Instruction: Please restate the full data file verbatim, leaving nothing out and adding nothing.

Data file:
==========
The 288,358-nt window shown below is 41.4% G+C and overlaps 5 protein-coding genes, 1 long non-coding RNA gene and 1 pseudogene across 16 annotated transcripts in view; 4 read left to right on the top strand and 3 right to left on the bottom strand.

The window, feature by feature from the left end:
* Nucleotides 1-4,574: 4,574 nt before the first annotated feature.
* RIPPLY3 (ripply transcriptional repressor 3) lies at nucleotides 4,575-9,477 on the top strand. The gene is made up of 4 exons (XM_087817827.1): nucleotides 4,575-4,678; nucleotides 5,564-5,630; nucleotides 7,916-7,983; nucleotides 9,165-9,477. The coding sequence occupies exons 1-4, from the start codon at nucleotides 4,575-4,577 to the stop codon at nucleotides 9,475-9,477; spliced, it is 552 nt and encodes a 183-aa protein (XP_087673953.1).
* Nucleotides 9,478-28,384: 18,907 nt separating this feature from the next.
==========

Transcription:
The 288,358-nt window shown below is 41.4% G+C and overlaps 5 protein-coding genes, 1 long non-coding RNA gene and 1 pseudogene across 16 annotated transcripts in view; 4 read left to right on the top strand and 3 right to left on the bottom strand.

The window, feature by feature from the left end:
* Nucleotides 1-4,574: 4,574 nt before the first annotated feature.
* RIPPLY3 (ripply transcriptional repressor 3) lies at nucleotides 4,575-9,477 on the top strand. The gene is made up of 4 exons (XM_087817827.1): nucleotides 4,575-4,678; nucleotides 5,564-5,630; nucleotides 7,916-7,983; nucleotides 9,165-9,477. The coding sequence occupies exons 1-4, from the start codon at nucleotides 4,575-4,577 to the stop codon at nucleotides 9,475-9,477; spliced, it is 552 nt and encodes a 183-aa protein (XP_087673953.1).
* Nucleotides 9,478-28,384: 18,907 nt separating this feature from the next.